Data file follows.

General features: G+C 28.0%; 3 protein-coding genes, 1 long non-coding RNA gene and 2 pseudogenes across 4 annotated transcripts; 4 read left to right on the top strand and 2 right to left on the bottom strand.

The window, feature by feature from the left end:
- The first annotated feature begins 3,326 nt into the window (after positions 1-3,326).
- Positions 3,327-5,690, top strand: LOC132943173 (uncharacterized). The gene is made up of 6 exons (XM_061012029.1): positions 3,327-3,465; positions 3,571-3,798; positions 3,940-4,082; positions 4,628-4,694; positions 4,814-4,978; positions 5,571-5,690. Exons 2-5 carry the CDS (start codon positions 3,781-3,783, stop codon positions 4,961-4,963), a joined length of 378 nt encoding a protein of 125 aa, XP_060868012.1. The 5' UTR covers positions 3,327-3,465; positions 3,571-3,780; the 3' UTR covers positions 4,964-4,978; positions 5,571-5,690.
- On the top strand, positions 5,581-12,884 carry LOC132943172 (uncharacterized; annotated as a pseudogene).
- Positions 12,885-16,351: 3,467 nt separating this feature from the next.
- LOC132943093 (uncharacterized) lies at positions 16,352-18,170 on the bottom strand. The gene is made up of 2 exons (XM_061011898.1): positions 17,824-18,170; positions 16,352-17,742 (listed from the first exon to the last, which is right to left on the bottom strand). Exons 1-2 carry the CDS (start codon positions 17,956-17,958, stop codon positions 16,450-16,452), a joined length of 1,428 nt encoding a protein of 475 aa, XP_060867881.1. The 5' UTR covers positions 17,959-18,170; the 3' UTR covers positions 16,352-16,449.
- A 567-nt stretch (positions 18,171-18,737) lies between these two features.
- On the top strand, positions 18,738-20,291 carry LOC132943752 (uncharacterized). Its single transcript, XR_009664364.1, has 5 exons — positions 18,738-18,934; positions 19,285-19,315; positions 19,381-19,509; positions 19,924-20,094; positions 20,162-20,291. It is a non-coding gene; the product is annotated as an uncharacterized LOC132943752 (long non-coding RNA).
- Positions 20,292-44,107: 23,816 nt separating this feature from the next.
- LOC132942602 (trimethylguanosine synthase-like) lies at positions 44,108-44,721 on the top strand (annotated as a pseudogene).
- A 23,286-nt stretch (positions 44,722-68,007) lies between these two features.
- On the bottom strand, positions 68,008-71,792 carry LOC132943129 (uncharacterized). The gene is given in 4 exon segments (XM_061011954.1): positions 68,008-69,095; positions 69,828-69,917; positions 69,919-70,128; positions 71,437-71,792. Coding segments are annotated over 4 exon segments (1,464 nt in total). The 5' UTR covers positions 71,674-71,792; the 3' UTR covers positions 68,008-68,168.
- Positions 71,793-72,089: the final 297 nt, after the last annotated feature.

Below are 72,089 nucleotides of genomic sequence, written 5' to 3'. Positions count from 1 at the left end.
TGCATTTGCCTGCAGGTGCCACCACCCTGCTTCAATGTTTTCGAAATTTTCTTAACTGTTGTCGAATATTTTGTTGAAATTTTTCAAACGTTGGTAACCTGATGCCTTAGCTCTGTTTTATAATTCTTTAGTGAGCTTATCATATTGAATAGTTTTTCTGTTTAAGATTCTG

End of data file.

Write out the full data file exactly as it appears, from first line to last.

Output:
General features: G+C 28.0%; 3 protein-coding genes, 1 long non-coding RNA gene and 2 pseudogenes across 4 annotated transcripts; 4 read left to right on the top strand and 2 right to left on the bottom strand.

The window, feature by feature from the left end:
- The first annotated feature begins 3,326 nt into the window (after positions 1-3,326).
- Positions 3,327-5,690, top strand: LOC132943173 (uncharacterized). The gene is made up of 6 exons (XM_061012029.1): positions 3,327-3,465; positions 3,571-3,798; positions 3,940-4,082; positions 4,628-4,694; positions 4,814-4,978; positions 5,571-5,690. Exons 2-5 carry the CDS (start codon positions 3,781-3,783, stop codon positions 4,961-4,963), a joined length of 378 nt encoding a protein of 125 aa, XP_060868012.1. The 5' UTR covers positions 3,327-3,465; positions 3,571-3,780; the 3' UTR covers positions 4,964-4,978; positions 5,571-5,690.
- On the top strand, positions 5,581-12,884 carry LOC132943172 (uncharacterized; annotated as a pseudogene).
- Positions 12,885-16,351: 3,467 nt separating this feature from the next.
- LOC132943093 (uncharacterized) lies at positions 16,352-18,170 on the bottom strand. The gene is made up of 2 exons (XM_061011898.1): positions 17,824-18,170; positions 16,352-17,742 (listed from the first exon to the last, which is right to left on the bottom strand). Exons 1-2 carry the CDS (start codon positions 17,956-17,958, stop codon positions 16,450-16,452), a joined length of 1,428 nt encoding a protein of 475 aa, XP_060867881.1. The 5' UTR covers positions 17,959-18,170; the 3' UTR covers positions 16,352-16,449.
- A 567-nt stretch (positions 18,171-18,737) lies between these two features.
- On the top strand, positions 18,738-20,291 carry LOC132943752 (uncharacterized). Its single transcript, XR_009664364.1, has 5 exons — positions 18,738-18,934; positions 19,285-19,315; positions 19,381-19,509; positions 19,924-20,094; positions 20,162-20,291. It is a non-coding gene; the product is annotated as an uncharacterized LOC132943752 (long non-coding RNA).
- Positions 20,292-44,107: 23,816 nt separating this feature from the next.
- LOC132942602 (trimethylguanosine synthase-like) lies at positions 44,108-44,721 on the top strand (annotated as a pseudogene).
- A 23,286-nt stretch (positions 44,722-68,007) lies between these two features.
- On the bottom strand, positions 68,008-71,792 carry LOC132943129 (uncharacterized). The gene is given in 4 exon segments (XM_061011954.1): positions 68,008-69,095; positions 69,828-69,917; positions 69,919-70,128; positions 71,437-71,792. Coding segments are annotated over 4 exon segments (1,464 nt in total). The 5' UTR covers positions 71,674-71,792; the 3' UTR covers positions 68,008-68,168.
- Positions 71,793-72,089: the final 297 nt, after the last annotated feature.

Below are 72,089 nucleotides of genomic sequence, written 5' to 3'. Positions count from 1 at the left end.
TGCATTTGCCTGCAGGTGCCACCACCCTGCTTCAATGTTTTCGAAATTTTCTTAACTGTTGTCGAATATTTTGTTGAAATTTTTCAAACGTTGGTAACCTGATGCCTTAGCTCTGTTTTATAATTCTTTAGTGAGCTTATCATATTGAATAGTTTTTCTGTTTAAGATTCTG